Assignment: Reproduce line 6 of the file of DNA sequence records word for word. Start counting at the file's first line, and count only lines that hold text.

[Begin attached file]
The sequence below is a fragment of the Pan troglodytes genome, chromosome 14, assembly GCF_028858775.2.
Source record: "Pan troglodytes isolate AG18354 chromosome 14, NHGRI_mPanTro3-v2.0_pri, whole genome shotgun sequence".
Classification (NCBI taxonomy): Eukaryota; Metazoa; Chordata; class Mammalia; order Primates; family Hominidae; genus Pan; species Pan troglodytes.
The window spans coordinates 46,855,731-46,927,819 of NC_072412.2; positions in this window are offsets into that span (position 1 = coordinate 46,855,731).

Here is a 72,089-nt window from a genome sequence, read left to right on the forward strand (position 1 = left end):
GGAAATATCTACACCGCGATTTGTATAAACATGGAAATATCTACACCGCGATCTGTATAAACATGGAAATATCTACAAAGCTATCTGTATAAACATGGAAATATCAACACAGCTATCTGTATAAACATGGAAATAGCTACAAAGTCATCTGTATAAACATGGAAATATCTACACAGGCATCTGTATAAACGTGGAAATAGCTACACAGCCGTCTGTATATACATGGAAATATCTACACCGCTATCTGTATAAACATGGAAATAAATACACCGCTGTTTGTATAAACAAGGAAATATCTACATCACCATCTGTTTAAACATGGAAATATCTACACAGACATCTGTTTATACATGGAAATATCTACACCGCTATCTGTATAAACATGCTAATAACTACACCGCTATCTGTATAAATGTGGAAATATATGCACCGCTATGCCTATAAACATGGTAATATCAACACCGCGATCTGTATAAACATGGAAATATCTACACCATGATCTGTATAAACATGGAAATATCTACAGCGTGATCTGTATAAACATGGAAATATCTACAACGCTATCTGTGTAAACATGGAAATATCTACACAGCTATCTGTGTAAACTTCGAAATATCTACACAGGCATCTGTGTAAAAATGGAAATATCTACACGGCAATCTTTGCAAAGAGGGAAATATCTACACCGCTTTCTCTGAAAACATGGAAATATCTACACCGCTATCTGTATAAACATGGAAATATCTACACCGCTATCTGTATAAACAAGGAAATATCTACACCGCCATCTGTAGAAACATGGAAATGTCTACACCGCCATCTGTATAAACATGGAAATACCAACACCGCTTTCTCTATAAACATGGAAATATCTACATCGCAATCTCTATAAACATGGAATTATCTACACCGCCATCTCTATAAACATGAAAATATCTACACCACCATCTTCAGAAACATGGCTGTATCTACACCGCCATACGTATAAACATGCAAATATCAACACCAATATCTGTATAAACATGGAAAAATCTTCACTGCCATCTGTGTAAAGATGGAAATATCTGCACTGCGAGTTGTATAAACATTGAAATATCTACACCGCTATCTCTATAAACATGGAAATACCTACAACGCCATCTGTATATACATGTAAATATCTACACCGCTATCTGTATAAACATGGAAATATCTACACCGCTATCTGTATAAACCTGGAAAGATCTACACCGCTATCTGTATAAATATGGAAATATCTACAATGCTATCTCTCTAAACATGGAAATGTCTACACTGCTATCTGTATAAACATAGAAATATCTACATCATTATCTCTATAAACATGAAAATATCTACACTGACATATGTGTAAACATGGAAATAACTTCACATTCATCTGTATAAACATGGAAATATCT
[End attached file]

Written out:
GGAAATATCTACACCGCGATTTGTATAAACATGGAAATATCTACACCGCGATCTGTATAAACATGGAAATATCTACAAAGCTATCTGTATAAACATGGAAATATCAACACAGCTATCTGTATAAACATGGAAATAGCTACAAAGTCATCTGTATAAACATGGAAATATCTACACAGGCATCTGTATAAACGTGGAAATAGCTACACAGCCGTCTGTATATACATGGAAATATCTACACCGCTATCTGTATAAACATGGAAATAAATACACCGCTGTTTGTATAAACAAGGAAATATCTACATCACCATCTGTTTAAACATGGAAATATCTACACAGACATCTGTTTATACATGGAAATATCTACACCGCTATCTGTATAAACATGCTAATAACTACACCGCTATCTGTATAAATGTGGAAATATATGCACCGCTATGCCTATAAACATGGTAATATCAACACCGCGATCTGTATAAACATGGAAATATCTACACCATGATCTGTATAAACATGGAAATATCTACAGCGTGATCTGTATAAACATGGAAATATCTACAACGCTATCTGTGTAAACATGGAAATATCTACACAGCTATCTGTGTAAACTTCGAAATATCTACACAGGCATCTGTGTAAAAATGGAAATATCTACACGGCAATCTTTGCAAAGAGGGAAATATCTACACCGCTTTCTCTGAAAACATGGAAATATCTACACCGCTATCTGTATAAACATGGAAATATCTACACCGCTATCTGTATAAACAAGGAAATATCTACACCGCCATCTGTAGAAACATGGAAATGTCTACACCGCCATCTGTATAAACATGGAAATACCAACACCGCTTTCTCTATAAACATGGAAATATCTACATCGCAATCTCTATAAACATGGAATTATCTACACCGCCATCTCTATAAACATGAAAATATCTACACCACCATCTTCAGAAACATGGCTGTATCTACACCGCCATACGTATAAACATGCAAATATCAACACCAATATCTGTATAAACATGGAAAAATCTTCACTGCCATCTGTGTAAAGATGGAAATATCTGCACTGCGAGTTGTATAAACATTGAAATATCTACACCGCTATCTCTATAAACATGGAAATACCTACAACGCCATCTGTATATACATGTAAATATCTACACCGCTATCTGTATAAACATGGAAATATCTACACCGCTATCTGTATAAACCTGGAAAGATCTACACCGCTATCTGTATAAATATGGAAATATCTACAATGCTATCTCTCTAAACATGGAAATGTCTACACTGCTATCTGTATAAACATAGAAATATCTACATCATTATCTCTATAAACATGAAAATATCTACACTGACATATGTGTAAACATGGAAATAACTTCACATTCATCTGTATAAACATGGAAATATCT